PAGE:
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Advice / Succeeding at Work / Productivity

Want to Try a Standing Desk? Read This First

With so much research coming out about the hazards of sitting too much, it’s no surprise that standing desks are becoming all the rage.

Several of my friends have invested in standing desks over the past year or so, and I finally decided to see what all the hype was all about. So, last week, I took the challenge of standing instead of sitting at my desk. What did I learn over the course of seven days? Here are three main takeaways.

1. You Don’t Need a Fancy Standing Desk

I think the most important thing about joining the standing desk movement is understanding that it has less to do with the actual desk and more to do with standing and not sitting. Most people I know don’t have hundreds of dollars to spend on a new desk, after all.

So, what can you do? Create your own standing desk. In my case, this meant stacking some large books on top of each other on my normal desk, placing my laptop on top of those books, and pushing my chair to another part of my room so I wouldn’t be tempted to sit.

Want something a little more sophisticated (and stable) than a couple of books stacked on top of each other? You can create your own standing desk using cheap IKEA furniture or wooden workhorses.

The moral of the story? A lot of people think it’s not worth it unless you have a specially made standing desk, when really it’s all about just getting out of your chair.

2. Standing Can Lead to Wandering

I was super excited to be productive while standing up, but one thing I wasn’t prepared for? The desire to move around a lot once I was upright.

As soon as I started standing to do work, it became easy to wander mid-thought. I found myself walking over to my kitchen or schlepping around my room instead of focusing at my computer screen, which meant I was getting fewer things done than I would be if I were sitting. Until that moment, I hadn’t realized that one great thing about sitting is that you are, in fact, stationary (read: tied to your computer).

To keep myself from walking around all the time, I minimized the amount of work I was doing at home so that I wouldn’t be tempted to move around to a comfortable space. At an office or public space, you’re obviously way less likely to leave your computer alone (either due to accountability or just straight up security reasons).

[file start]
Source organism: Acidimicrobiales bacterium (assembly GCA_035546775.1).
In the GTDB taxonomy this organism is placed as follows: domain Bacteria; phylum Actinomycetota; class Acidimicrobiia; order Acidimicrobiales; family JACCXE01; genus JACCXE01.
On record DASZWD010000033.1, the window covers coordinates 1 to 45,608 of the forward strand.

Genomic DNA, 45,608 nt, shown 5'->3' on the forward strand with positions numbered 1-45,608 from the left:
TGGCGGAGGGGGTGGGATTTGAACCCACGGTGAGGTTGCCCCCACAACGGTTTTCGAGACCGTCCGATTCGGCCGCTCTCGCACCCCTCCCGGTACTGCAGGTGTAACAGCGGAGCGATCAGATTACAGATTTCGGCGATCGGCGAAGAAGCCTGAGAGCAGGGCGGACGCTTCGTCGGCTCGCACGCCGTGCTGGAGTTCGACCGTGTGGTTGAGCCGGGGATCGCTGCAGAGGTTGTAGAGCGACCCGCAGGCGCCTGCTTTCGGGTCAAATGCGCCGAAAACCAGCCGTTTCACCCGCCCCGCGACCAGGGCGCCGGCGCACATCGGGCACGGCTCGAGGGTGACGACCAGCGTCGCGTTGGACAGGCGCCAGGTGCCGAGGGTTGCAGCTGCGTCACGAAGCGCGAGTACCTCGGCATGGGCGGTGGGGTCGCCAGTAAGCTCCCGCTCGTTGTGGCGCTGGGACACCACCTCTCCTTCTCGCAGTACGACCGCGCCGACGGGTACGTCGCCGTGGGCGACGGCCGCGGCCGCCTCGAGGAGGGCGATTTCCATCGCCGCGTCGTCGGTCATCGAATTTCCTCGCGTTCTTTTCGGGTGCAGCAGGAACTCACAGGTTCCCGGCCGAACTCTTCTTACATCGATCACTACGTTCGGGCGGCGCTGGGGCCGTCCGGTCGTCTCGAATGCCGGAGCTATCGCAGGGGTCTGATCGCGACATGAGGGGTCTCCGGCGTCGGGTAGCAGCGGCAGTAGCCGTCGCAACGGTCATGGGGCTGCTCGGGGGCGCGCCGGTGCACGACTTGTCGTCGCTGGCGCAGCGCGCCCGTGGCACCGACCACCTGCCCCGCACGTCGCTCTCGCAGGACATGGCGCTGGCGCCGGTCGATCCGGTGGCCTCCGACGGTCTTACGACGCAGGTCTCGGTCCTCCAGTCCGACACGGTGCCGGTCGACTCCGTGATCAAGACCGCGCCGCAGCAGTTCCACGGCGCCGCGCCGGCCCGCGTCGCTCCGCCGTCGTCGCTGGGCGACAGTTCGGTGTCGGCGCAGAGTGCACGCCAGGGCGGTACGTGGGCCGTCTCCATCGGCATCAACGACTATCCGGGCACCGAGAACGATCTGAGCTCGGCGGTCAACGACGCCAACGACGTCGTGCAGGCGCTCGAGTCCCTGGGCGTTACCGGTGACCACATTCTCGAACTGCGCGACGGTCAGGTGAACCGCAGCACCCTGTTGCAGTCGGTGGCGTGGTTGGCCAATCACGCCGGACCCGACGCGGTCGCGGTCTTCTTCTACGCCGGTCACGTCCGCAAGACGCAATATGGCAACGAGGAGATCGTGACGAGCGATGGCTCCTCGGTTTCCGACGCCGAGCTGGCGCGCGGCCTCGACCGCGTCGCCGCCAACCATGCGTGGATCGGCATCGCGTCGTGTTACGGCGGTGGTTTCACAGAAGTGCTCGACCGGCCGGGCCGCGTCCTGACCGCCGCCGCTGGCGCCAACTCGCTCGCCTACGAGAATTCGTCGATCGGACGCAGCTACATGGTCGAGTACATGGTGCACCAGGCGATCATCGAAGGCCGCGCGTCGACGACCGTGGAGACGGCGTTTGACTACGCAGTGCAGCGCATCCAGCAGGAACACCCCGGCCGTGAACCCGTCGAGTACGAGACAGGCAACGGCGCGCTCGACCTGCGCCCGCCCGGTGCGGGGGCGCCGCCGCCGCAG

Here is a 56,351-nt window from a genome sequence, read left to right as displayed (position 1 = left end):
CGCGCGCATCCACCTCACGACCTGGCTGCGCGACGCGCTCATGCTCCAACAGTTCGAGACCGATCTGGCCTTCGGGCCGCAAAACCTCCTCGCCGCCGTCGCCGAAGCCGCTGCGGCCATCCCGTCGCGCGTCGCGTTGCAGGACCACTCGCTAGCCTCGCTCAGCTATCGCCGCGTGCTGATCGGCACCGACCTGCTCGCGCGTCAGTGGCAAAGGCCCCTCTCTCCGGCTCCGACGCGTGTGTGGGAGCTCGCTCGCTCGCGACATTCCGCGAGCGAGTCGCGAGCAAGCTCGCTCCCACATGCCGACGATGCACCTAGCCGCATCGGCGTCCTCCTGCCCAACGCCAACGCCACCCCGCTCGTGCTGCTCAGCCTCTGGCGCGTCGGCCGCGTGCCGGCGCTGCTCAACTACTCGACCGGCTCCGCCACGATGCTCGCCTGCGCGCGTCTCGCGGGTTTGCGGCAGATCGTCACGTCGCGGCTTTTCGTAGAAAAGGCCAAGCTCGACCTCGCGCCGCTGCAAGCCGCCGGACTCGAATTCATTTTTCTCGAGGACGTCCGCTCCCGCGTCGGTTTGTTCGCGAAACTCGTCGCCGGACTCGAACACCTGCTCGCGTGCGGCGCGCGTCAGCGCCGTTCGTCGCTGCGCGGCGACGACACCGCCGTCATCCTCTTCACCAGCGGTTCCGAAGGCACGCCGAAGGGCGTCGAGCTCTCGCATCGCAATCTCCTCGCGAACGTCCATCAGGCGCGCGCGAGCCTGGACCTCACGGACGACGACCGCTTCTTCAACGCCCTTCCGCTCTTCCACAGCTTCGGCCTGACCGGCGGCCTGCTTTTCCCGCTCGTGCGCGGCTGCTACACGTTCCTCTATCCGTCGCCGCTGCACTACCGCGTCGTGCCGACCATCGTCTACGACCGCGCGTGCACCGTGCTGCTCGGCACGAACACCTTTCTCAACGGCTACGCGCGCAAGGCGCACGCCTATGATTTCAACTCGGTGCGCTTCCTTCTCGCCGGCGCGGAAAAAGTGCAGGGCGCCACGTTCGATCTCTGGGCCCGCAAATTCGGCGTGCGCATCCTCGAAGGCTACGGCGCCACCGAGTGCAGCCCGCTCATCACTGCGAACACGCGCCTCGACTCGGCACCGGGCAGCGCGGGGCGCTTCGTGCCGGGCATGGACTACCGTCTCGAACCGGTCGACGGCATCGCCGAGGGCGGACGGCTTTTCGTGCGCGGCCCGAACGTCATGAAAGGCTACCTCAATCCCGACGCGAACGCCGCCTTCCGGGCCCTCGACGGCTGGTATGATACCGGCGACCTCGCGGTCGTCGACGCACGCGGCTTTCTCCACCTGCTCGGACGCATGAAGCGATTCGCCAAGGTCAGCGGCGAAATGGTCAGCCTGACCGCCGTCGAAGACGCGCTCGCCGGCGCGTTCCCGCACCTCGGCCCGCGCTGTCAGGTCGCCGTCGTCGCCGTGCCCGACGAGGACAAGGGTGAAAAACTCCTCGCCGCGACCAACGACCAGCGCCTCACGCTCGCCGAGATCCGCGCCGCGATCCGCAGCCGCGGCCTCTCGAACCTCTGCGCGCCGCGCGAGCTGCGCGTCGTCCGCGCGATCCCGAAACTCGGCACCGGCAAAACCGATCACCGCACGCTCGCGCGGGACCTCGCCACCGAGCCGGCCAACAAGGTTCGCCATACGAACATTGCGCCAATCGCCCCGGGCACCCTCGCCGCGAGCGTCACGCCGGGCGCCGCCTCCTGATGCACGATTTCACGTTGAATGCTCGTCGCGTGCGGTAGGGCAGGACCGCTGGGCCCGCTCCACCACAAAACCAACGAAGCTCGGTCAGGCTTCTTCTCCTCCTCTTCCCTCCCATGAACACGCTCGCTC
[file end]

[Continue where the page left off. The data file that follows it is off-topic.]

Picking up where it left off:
But this is definitely an issue I’m still working on.

3. You Can’t Stand for the Entire Workday

Like any other form of exercise, standing for long periods of time is something you have to work up to and practice for weeks and months to get good at it. Don’t expect to be standing for eight hours straight like a champ on day one. I personally started feeling tired after about 30-40 minutes after forgoing my chair.

My advice: Come up with a standing-sitting schedule, then increase the standing you’re doing over time. I started out the week standing for 30 minutes and sitting for 15, and then repeating throughout the day. By the end of the week, I was starting to push that ratio to 40 minutes standing and 15 minutes sitting.

Upset that you’re not able to stand the entire length of the workday? I sure was. But just remember that every 40 minutes of standing you’re doing is 40 minutes of time you’re not sitting—and that’s so much better than a full eight hours in your chair. And who knows? Maybe a couple of months down the road, you’ll be standing for hours on end with no problem!

Overall, standing instead of sitting definitely had an impact on my work. I found myself feeling less fatigued over the course of the day, and I felt healthier even after only a week of testing this exercise out. Standing forces you to be alert in a way that sitting doesn’t, and, for me, that made the distractions caused by wandering worth it. Additionally, because I was more awake, I felt like the quality of work I was producing was much better. (No eyes glazing over at 3 PM!)

And besides, it was a great way to use all those books that I never actually have time to read.

Photo of man standing at desk courtesy of Shutterstock.